in my mind all about governance. We are the holders of the master contract, but we are accountable to the 27 agencies. We have put a lot of effort and thought into agency governance - I'm talking about the 27 agencies' governance around this contract. We have what we call a data center services advisory team, which has as its members the CIOs for each of the 27 agencies currently participating in this deal. So the highest level of IT directors in those agencies are members of this advisory team, and, in fact, the advisory team is chaired by a participating agency. DIR is an ex officio member. The advisory team engages on a biweekly, if not more frequent, basis to help govern and drive their requirements through this contract.

So the management structure was designed to make this the agencies' project, not DIR's project?

Absolutely, we are here to meet their business needs. It is a utility computing model, and we are now very much integrated, through this contract, into the business operations of each of these 27 agencies. And this is not just limited to the 27 agencies. We have 27 agencies that were statutorily required to be part of this, but the contract is written to be open to any eligible public-sector entity in Texas. We have more than 4,000 public-sector entities in Texas - about 150 Texas state agencies and the rest are local governments and K-12 - and any eligible public-sector entity can at some point in the future join the contract. Volume consumption is going to drive prices down for everybody.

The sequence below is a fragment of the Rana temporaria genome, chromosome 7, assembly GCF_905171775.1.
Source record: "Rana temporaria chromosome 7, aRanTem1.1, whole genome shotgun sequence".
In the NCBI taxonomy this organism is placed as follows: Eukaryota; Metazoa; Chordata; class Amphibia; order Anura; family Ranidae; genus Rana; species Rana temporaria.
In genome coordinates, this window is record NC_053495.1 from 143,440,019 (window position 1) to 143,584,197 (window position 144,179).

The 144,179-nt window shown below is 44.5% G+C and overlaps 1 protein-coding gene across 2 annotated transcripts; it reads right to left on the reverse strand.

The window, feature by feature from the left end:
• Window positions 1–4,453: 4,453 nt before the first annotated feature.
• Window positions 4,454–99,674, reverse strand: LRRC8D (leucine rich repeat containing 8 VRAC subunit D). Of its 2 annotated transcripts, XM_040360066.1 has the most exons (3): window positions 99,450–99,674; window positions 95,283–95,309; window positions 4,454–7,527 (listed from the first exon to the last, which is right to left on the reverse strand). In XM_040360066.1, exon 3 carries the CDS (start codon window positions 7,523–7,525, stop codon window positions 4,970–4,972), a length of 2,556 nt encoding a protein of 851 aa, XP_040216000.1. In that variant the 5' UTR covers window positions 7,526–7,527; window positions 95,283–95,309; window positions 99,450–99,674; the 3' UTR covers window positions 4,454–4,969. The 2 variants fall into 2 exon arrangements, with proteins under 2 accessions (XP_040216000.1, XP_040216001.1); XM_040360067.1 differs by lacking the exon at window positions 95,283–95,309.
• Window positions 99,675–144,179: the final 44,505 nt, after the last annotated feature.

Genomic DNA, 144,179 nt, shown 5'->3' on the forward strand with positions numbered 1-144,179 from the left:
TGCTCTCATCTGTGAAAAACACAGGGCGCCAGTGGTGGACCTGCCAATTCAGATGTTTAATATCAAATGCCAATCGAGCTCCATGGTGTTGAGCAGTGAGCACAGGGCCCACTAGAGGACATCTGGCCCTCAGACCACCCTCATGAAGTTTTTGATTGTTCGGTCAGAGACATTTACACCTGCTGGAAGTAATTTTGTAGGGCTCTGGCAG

Steve Towns  |  Executive Editor